Balch, Tucker


Ant Hunt: Towards a Validated Model of Live Ant Hunting Behavior

AAAI Conferences

Biologists seek concise, testable models of behavior for the animals they study. We suggest a robot programming paradigm in which animal behaviors are described as robot controllers to support a cycle of hypothesis generation and testing of animal models. In this work we illustrate that approach by modeling the hunting behavior of a captive colony of Aphaenogaster cockerelli , a desert harvester ant. In laboratory animal experiments we introduce live prey (fruit flies) into the foraging arena of the colony. We observe the behavior of the ants, and we measure aspects of their performance in capturing the prey. Based on these observations we create a model of their behavior using Clay, a Java library developed for coding hybrid controllers in a behavior-based manner. We then validate that model in quantitative comparisons with the live animal behavior.


The AAAI-2002 Mobile Robot Competition and Exhibition

AI Magazine

The Eleventh Annual AAAI Robot Competition and Exhibition was held at the National Conference on Artificial Intelligence in Edmonton, Alberta, Canada, in August 2002. This article describes each of the events that were held: Robot Challenge, Robot Exhibition, Robot Host, and Robot Rescue.


The AAAI-2002 Mobile Robot Competition and Exhibition

AI Magazine

The Eleventh Annual AAAI Robot Competition and Exhibition was held at the National Conference on Artificial Intelligence in Edmonton, Alberta, Canada, in August 2002. This article describes each of the events that were held: Robot Challenge, Robot Exhibition, Robot Host, and Robot Rescue.


The 2002 AAAI Spring Symposium Series

AI Magazine

The Association for the Advancement of Artificial Intelligence, in cooperation with Stanford University's Department of Computer Science, presented the 2002 Spring Symposium Series, held Monday through Wednesday, 25 to 27 March 2002, at Stanford University. The nine symposia were entitled (1) Acquiring (and Using) Linguistic (and World) Knowledge for Information Access; (2) Artificial Intelligence and Interactive Entertainment; (3) Collaborative Learning Agents; (4) Information Refinement and Revision for Decision Making: Modeling for Diagnostics, Prognostics, and Prediction; (5) Intelligent Distributed and Embedded Systems; (6) Logic-Based Program Synthesis: State of the Art and Future Trends; (7) Mining Answers from Texts and Knowledge Bases; (8) Safe Learning Agents; and (9) Sketch Understanding.


The 2002 AAAI Spring Symposium Series

AI Magazine

The Association for the Advancement of Artificial Intelligence, in cooperation with Stanford University's Department of Computer Science, presented the 2002 Spring Symposium Series, held Monday through Wednesday, 25 to 27 March 2002, at Stanford University. The nine symposia were entitled (1) Acquiring (and Using) Linguistic (and World) Knowledge for Information Access; (2) Artificial Intelligence and Interactive Entertainment; (3) Collaborative Learning Agents; (4) Information Refinement and Revision for Decision Making: Modeling for Diagnostics, Prognostics, and Prediction; (5) Intelligent Distributed and Embedded Systems; (6) Logic-Based Program Synthesis: State of the Art and Future Trends; (7) Mining Answers from Texts and Knowledge Bases; (8) Safe Learning Agents; and (9) Sketch Understanding.


Ten Years of the AAAI Mobile Robot Competition and Exhibition

AI Magazine

Summer 2001 marked the tenth AAAI Mobile Robot Competition and Exhibition. A decade of contests and exhibitions have inspired innovation and research in AI robotics. We also reflect on how the contest has served as an arena for important debates in the AI and robotics communities. The article closes with a speculative look forward to the next decade of AAAI robot competitions.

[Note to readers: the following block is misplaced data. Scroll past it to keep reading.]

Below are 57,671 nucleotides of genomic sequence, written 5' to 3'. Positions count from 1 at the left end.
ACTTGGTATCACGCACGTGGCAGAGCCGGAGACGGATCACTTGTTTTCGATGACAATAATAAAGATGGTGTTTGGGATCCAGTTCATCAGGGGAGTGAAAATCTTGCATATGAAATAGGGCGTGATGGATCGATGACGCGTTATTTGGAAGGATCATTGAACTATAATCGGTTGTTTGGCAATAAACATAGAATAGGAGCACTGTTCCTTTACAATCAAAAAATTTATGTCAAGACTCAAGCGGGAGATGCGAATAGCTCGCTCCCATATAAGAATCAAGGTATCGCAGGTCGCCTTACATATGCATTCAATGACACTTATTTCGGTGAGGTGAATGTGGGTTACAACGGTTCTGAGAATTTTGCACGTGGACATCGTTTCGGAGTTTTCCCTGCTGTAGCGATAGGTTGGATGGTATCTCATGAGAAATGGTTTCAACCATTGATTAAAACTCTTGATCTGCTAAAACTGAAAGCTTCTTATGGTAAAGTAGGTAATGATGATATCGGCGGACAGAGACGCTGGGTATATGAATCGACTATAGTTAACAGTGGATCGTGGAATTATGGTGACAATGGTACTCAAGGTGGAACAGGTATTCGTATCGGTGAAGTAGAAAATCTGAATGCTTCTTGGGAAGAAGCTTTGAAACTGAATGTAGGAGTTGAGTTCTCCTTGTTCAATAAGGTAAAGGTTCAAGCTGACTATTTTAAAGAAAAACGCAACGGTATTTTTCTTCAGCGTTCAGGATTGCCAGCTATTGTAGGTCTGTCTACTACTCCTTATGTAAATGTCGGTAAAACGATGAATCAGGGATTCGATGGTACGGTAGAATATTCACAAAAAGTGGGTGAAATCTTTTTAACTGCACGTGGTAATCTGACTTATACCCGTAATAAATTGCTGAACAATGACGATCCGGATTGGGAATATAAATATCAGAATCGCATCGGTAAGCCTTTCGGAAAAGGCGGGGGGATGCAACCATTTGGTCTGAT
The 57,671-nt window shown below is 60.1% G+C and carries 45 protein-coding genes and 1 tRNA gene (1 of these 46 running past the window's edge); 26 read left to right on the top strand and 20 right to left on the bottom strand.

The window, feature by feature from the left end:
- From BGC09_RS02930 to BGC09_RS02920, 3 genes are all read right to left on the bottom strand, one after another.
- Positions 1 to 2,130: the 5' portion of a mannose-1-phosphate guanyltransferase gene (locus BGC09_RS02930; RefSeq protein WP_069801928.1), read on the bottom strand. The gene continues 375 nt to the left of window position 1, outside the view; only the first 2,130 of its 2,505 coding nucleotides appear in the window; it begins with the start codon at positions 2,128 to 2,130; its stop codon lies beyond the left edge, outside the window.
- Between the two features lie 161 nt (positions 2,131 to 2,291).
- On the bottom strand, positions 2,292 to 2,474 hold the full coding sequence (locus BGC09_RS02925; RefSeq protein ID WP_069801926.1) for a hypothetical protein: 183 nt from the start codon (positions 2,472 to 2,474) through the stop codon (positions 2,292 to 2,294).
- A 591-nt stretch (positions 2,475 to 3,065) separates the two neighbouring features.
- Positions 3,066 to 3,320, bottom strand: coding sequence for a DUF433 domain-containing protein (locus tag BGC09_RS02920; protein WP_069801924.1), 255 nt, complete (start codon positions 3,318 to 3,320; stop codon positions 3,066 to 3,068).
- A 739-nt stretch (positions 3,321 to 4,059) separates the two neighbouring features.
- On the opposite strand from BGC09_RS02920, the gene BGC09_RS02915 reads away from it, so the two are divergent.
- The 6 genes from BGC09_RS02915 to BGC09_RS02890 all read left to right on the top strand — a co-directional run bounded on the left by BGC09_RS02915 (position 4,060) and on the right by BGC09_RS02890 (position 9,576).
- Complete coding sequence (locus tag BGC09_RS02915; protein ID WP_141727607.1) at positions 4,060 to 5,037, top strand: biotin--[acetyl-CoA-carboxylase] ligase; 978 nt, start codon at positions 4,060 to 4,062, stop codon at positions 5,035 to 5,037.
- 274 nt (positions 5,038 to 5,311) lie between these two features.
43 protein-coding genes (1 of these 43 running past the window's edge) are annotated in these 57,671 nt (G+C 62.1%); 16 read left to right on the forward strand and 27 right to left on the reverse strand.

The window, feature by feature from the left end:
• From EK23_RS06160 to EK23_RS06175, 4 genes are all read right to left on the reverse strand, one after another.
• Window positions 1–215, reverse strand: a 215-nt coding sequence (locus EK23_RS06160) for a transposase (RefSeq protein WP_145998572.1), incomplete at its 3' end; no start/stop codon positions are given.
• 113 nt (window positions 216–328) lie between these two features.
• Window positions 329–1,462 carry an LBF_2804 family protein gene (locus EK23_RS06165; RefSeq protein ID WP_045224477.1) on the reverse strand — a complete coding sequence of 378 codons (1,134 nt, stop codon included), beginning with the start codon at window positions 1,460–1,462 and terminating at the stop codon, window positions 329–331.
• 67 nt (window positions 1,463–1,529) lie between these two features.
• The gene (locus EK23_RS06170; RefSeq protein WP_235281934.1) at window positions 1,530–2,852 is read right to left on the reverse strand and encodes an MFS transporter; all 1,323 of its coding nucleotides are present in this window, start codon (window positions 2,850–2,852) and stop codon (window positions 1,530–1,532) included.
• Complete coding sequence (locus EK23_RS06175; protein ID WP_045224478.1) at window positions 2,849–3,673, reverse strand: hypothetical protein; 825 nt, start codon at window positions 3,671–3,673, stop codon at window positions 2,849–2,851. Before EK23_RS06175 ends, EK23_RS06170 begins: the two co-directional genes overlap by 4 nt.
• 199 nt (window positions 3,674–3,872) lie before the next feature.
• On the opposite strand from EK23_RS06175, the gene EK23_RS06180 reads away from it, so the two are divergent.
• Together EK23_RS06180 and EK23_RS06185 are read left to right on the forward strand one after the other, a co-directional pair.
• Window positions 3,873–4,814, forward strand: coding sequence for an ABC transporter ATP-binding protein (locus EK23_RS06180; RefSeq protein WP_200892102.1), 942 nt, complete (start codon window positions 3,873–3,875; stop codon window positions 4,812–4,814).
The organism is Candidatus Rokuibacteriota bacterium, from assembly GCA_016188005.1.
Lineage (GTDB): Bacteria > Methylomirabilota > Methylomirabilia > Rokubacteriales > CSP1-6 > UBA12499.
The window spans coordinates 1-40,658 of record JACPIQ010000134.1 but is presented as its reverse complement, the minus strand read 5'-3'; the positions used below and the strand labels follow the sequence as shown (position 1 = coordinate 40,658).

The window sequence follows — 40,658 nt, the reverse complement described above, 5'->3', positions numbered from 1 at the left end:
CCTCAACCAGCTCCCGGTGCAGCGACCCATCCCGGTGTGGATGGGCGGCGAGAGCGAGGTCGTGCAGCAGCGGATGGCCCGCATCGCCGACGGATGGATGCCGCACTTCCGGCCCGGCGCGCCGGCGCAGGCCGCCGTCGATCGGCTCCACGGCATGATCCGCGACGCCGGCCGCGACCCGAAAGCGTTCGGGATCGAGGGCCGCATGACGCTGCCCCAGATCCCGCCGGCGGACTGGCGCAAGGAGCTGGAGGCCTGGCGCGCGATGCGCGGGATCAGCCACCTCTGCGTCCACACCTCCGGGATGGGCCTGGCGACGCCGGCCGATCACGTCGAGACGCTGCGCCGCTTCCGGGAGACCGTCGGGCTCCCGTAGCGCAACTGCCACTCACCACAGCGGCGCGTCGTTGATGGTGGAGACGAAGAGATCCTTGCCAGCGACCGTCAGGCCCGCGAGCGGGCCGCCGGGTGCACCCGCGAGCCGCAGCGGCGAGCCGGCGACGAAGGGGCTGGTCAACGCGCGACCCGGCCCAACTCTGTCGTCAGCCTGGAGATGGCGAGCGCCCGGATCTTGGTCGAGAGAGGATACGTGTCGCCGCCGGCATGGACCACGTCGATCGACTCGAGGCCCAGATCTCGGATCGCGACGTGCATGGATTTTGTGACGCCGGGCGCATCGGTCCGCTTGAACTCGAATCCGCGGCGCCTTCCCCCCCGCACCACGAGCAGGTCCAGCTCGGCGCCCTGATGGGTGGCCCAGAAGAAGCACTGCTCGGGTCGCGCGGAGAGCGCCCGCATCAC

RoboCup-2001: The Fifth Robotic Soccer World Championships

AI Magazine

RoboCup-2001 was the Fifth International RoboCup Competition and Conference. It was held for the first time in the United States, following RoboCup-2000 in Melbourne, Australia; RoboCup-99 in Stockholm; RoboCup-98 in Paris; and RoboCup-97 in Osaka.


Ten Years of the AAAI Mobile Robot Competition and Exhibition

AI Magazine

Summer 2001 marked the tenth AAAI Mobile Robot Competition and Exhibition. A decade of contests and exhibitions have inspired innovation and research in AI robotics. Here we look back at the origins of the contest and how it evolved. We also reflect on how the contest has served as an arena for important debates in the AI and robotics communities. The article closes with a speculative look forward to the next decade of AAAI robot competitions.


RoboCup-2001: The Fifth Robotic Soccer World Championships

AI Magazine

RoboCup-2001 was the Fifth International RoboCup Competition and Conference. It was held for the first time in the United States, following RoboCup-2000 in Melbourne, Australia; RoboCup-99 in Stockholm; RoboCup-98 in Paris; and RoboCup-97 in Osaka. This article discusses in detail each one of the events at RoboCup-2001, focusing on the competition leagues.


RoboCup-2000: The Fourth Robotic Soccer World Championships

AI Magazine

The Fourth Robotic Soccer World Championships (RoboCup-2000) was held from 27 August to 3 September 2000 at the Melbourne Exhibition Center in Melbourne, Australia. RoboCup-2000 showed dramatic improvement over past years in each of the existing robotic soccer leagues (legged, small size, mid size, and simulation) and introduced RoboCup Jr. competitions and RoboCup Rescue and Humanoid demonstration events. The RoboCup Workshop, held in conjunction with the championships, provided a forum for the exchange of ideas and experiences among the different leagues. This article summarizes the advances seen at RoboCup-2000, including reports from the championship teams and overviews of all the RoboCup events.